Thursday, February 17, 2011

Quest Software and recent acquisitions

I noticed on Jackson Shaw’s blog that identity management is big over at Quest these days with recent acquisitions and more to come. Interesting. Let me take you down a path and then pose a question.

Back in 2004/2005 Oracle took an honest look at their identity management stack and realized that customers really did want a one stop shop (if it was possible). Sure it is a lofty goal to have every identity management tool, but they did look at their gaps of standard identity management tools such as Single Sign On and User Management (Oblix) , Provisioning/De-Provisioning (Thor), Virtual Directory (Octet String) and filled them via these acquisitions. There was a little overlap in the products, but actually very little.

Sure Oracle could have gone out an developed them from scratch, but that would have taken many physical years (and a ton of "man" years) to get to the features and functionality (and stability) of these products that already had a solid customer base and were good, mature products. Buying the technology (and the people who built it) and re-tooling it for their purposes was the path they chose. I know most of these products have now had “Oracalized” versions released with greater integrations between them.

So the question asked looking backwards is: Did Oracle make the right choice? Well I think the obvious answer is a resounding YES. I’ll give two reasons. One, look at the stock price from 2005 to now. Sure Oracle has made other acquisitions, etc. but overall they have performed very well and Wall Street has agreed. If I compare Oracle stock to say Microsoft’s over this period I believe it is a yes as well.

Two, look at market share specifically in identity management. Oracle leap frogged ahead of the competition and took a resounding lead. Analyst firms clearly put them out in front.

So now my question today is: Is Quest the new Oracle in identity management? And if they are, who are they going to take the business away from? Oracle, IBM, CA, Microsoft? Obviously we here at Optimal IdM partner heavily with Microsoft. Forefront Identity Manager (FIM) is selling well and we fill their virtual directory gap they have with our Virtual Identity Server (VIS) solution. While we aren’t Microsoft, our products are built with their technology and leverages & extends the existing investment that a customer has already made.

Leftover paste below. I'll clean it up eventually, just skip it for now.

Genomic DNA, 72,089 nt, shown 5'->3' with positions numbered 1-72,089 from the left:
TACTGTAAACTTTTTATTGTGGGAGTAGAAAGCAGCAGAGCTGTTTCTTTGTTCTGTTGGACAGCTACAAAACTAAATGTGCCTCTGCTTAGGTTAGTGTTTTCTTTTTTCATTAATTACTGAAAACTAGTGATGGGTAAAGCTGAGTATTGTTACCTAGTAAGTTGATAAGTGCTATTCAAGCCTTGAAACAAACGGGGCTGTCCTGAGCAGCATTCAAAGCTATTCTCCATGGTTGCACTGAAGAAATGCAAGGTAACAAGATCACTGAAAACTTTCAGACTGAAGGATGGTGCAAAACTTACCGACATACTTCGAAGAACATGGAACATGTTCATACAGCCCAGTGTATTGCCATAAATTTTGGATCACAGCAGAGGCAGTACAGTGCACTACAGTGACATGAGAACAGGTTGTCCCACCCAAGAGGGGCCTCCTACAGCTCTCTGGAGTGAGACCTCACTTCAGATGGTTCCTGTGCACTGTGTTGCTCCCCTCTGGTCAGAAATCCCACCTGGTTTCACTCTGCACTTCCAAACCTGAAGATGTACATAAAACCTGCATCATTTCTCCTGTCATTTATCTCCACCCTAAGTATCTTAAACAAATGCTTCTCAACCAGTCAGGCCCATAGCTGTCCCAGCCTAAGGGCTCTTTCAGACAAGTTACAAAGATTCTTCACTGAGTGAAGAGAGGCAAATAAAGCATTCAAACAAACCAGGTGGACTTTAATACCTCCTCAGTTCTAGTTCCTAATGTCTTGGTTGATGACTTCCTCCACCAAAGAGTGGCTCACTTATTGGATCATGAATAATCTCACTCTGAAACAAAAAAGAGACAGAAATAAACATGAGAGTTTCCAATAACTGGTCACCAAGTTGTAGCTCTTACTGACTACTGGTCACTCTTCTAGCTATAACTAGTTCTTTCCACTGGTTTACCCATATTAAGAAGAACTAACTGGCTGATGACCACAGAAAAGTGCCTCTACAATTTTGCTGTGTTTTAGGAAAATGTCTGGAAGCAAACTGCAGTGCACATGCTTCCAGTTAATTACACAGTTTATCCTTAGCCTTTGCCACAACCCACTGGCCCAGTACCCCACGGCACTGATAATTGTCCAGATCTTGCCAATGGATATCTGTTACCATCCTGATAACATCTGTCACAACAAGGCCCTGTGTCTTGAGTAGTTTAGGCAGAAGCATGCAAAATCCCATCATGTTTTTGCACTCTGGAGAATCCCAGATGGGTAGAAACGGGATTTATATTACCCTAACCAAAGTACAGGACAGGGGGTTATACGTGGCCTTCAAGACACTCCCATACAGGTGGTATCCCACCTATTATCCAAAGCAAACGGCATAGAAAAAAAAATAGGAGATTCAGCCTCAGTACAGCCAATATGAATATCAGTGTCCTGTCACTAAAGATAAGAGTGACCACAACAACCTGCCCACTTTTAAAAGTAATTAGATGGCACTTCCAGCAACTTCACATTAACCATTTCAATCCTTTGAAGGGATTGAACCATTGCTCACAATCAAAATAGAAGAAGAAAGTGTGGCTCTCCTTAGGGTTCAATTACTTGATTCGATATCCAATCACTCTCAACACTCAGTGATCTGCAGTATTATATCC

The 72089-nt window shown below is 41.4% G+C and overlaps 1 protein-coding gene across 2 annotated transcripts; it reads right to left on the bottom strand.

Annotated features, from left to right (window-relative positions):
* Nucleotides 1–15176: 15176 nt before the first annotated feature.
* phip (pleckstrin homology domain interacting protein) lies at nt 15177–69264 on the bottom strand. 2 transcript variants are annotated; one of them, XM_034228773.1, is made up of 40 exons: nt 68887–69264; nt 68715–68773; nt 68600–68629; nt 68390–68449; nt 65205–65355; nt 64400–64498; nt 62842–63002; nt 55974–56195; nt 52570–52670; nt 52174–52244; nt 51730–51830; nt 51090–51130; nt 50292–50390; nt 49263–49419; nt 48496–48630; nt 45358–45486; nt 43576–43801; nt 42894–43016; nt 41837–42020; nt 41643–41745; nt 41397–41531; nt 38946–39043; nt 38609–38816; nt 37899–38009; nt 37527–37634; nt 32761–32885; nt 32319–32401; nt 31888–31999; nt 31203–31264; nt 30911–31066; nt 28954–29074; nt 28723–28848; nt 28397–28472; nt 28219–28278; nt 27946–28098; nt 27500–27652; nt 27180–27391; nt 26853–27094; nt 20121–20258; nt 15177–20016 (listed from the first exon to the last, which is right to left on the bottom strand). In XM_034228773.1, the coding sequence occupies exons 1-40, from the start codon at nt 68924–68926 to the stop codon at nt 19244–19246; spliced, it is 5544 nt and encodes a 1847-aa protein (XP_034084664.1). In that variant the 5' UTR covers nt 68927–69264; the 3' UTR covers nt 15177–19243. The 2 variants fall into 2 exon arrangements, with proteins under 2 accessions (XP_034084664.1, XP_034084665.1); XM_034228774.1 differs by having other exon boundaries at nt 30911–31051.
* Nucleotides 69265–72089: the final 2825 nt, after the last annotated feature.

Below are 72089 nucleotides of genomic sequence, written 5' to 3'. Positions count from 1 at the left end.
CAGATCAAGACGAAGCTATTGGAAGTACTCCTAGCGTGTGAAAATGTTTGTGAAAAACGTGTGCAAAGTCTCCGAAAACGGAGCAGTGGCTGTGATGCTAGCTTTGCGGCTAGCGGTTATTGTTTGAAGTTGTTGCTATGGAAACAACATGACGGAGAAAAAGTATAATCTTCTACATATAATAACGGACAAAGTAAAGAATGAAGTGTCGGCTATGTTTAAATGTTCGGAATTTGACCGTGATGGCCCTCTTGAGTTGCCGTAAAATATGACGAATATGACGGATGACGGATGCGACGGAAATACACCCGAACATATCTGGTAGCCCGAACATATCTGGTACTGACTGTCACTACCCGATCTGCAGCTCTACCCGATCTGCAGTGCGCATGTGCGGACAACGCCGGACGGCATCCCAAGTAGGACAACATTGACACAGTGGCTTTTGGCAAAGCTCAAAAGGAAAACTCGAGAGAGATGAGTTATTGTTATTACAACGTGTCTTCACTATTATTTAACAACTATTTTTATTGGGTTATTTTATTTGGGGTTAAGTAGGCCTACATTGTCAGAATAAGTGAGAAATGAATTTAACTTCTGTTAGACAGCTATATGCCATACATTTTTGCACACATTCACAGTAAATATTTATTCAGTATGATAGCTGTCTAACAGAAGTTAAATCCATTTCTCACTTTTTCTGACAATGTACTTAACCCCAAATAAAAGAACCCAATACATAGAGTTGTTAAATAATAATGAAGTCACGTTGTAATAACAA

So what is Quest’s strategy on identity management and who do you think has the most business to lose?

BTW – I do believe that is truly a “lose” scenario. Sure, the identity management market gets bigger each year, but how much bigger? Not that much in a relative sense. Someone at a major un-named vendor told me once that they don’t have any way to track how much business they lose. When you look at it this way, it is really easy. It is simply the sum of revenues of your direct competitors. If a customer purchases Oracle's IdM solution over Microsoft's, well Microsoft lost that deal (even if they weren't aware of it).

Come on folks, it’s not like we are talking rocket science, or developing a virtual directory, which is trickier than you might think!

Saturday, February 12, 2011

Part 2 - Optimal IdM’s Virtual Identity Server has saved customers over 1 Trillion Dollars to date!!!!

This is Part 2 of why I believe implementing Claims security for Marriott is a poor choice. I'll try and keep this relatively brief and point out 3 main reasons.

1. As I laid out in Part 1, basically Marriott giving discounts is a cost of doing business. The fact that they are giving it Microsoft or Quest is irrelevant. Implementing Federation and Claims does nothing to enhance their bottom line. Further, they would still have to maintain and support their existing User ID and Password authentication that they have today for all of the users companies that don't Federate with them. They wouldn't get 100% of all companies would they?

2 - A key mantra that we at Optimal IdM have preached is the following. "When solving a given problem, minimize (and avoid if at all possible) creating new problems." There are several ways that implementing Federation and Claims would introduce other issues.

Here is just one of them that came to mind. Here is the scenario to consider. Jackson is an employee of Quest and Quest implements Federation/Claims with Marriott. So as Jackson hits the Marriott website he is redirected to Quest to authenticate. He authenticates the local ADFS at Quest using his Quest's credentials and a claim is presented to Marriott. All is well in Jackson's scenario.

Now let's suppose Jackson gets fired from Quest (don't see that happening but go with me here). Hmmm... When this grand Federation thing was underway, Jackson would have ultimately authenticated using his Quest credentials, right? So how in the world is Jackson going to authenticate and "prove" his identity to Marriott now? In a 100% pure Federation model you would have no way of authenticating. Sorry Jackson you just lost all of your Marriott points!!! Will the real Jackson Shaw please stand up?